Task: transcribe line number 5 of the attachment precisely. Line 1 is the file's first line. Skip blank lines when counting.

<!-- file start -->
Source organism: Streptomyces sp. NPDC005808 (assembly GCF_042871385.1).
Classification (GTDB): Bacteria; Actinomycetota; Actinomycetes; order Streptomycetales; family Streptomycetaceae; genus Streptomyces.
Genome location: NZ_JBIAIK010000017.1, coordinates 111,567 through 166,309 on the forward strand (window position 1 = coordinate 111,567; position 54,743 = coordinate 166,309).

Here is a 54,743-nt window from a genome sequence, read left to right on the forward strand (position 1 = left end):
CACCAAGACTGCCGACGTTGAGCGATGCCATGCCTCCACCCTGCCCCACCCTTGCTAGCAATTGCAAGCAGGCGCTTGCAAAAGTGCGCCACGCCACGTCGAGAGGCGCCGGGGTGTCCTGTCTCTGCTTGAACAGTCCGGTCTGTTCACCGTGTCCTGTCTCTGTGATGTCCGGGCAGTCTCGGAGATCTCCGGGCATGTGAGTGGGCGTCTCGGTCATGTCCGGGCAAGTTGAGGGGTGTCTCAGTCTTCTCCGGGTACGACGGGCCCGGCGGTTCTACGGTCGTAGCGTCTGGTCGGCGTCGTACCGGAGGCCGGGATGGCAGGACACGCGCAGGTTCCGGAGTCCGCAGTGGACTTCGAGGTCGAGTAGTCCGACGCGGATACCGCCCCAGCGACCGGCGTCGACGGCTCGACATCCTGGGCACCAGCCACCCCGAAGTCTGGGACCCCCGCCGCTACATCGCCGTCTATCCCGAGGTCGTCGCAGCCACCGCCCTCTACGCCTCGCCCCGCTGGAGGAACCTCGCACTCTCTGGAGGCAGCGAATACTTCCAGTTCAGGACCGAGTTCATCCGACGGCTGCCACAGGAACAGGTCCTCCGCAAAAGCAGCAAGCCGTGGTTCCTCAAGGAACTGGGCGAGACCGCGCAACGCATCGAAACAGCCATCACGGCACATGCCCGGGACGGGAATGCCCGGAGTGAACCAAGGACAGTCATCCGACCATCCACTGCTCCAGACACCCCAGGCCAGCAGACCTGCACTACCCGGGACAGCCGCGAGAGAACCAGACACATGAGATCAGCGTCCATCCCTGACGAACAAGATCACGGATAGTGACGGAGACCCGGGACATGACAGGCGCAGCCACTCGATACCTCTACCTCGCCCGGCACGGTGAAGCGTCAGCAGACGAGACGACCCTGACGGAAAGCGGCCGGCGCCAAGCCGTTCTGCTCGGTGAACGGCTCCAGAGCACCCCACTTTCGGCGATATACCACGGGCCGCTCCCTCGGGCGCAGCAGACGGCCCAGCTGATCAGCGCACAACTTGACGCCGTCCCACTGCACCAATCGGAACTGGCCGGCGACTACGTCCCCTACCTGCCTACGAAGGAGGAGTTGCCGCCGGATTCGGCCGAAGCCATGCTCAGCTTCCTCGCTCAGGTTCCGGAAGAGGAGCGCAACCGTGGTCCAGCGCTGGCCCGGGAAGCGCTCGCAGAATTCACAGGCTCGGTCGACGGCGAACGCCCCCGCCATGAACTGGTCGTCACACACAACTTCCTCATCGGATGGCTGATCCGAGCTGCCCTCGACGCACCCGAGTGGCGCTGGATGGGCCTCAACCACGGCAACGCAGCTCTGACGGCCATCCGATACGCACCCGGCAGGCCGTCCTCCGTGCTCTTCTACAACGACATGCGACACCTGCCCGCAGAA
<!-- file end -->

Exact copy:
CACCAAGACTGCCGACGTTGAGCGATGCCATGCCTCCACCCTGCCCCACCCTTGCTAGCAATTGCAAGCAGGCGCTTGCAAAAGTGCGCCACGCCACGTCGAGAGGCGCCGGGGTGTCCTGTCTCTGCTTGAACAGTCCGGTCTGTTCACCGTGTCCTGTCTCTGTGATGTCCGGGCAGTCTCGGAGATCTCCGGGCATGTGAGTGGGCGTCTCGGTCATGTCCGGGCAAGTTGAGGGGTGTCTCAGTCTTCTCCGGGTACGACGGGCCCGGCGGTTCTACGGTCGTAGCGTCTGGTCGGCGTCGTACCGGAGGCCGGGATGGCAGGACACGCGCAGGTTCCGGAGTCCGCAGTGGACTTCGAGGTCGAGTAGTCCGACGCGGATACCGCCCCAGCGACCGGCGTCGACGGCTCGACATCCTGGGCACCAGCCACCCCGAAGTCTGGGACCCCCGCCGCTACATCGCCGTCTATCCCGAGGTCGTCGCAGCCACCGCCCTCTACGCCTCGCCCCGCTGGAGGAACCTCGCACTCTCTGGAGGCAGCGAATACTTCCAGTTCAGGACCGAGTTCATCCGACGGCTGCCACAGGAACAGGTCCTCCGCAAAAGCAGCAAGCCGTGGTTCCTCAAGGAACTGGGCGAGACCGCGCAACGCATCGAAACAGCCATCACGGCACATGCCCGGGACGGGAATGCCCGGAGTGAACCAAGGACAGTCATCCGACCATCCACTGCTCCAGACACCCCAGGCCAGCAGACCTGCACTACCCGGGACAGCCGCGAGAGAACCAGACACATGAGATCAGCGTCCATCCCTGACGAACAAGATCACGGATAGTGACGGAGACCCGGGACATGACAGGCGCAGCCACTCGATACCTCTACCTCGCCCGGCACGGTGAAGCGTCAGCAGACGAGACGACCCTGACGGAAAGCGGCCGGCGCCAAGCCGTTCTGCTCGGTGAACGGCTCCAGAGCACCCCACTTTCGGCGATATACCACGGGCCGCTCCCTCGGGCGCAGCAGACGGCCCAGCTGATCAGCGCACAACTTGACGCCGTCCCACTGCACCAATCGGAACTGGCCGGCGACTACGTCCCCTACCTGCCTACGAAGGAGGAGTTGCCGCCGGATTCGGCCGAAGCCATGCTCAGCTTCCTCGCTCAGGTTCCGGAAGAGGAGCGCAACCGTGGTCCAGCGCTGGCCCGGGAAGCGCTCGCAGAATTCACAGGCTCGGTCGACGGCGAACGCCCCCGCCATGAACTGGTCGTCACACACAACTTCCTCATCGGATGGCTGATCCGAGCTGCCCTCGACGCACCCGAGTGGCGCTGGATGGGCCTCAACCACGGCAACGCAGCTCTGACGGCCATCCGATACGCACCCGGCAGGCCGTCCTCCGTGCTCTTCTACAACGACATGCGACACCTGCCCGCAGAA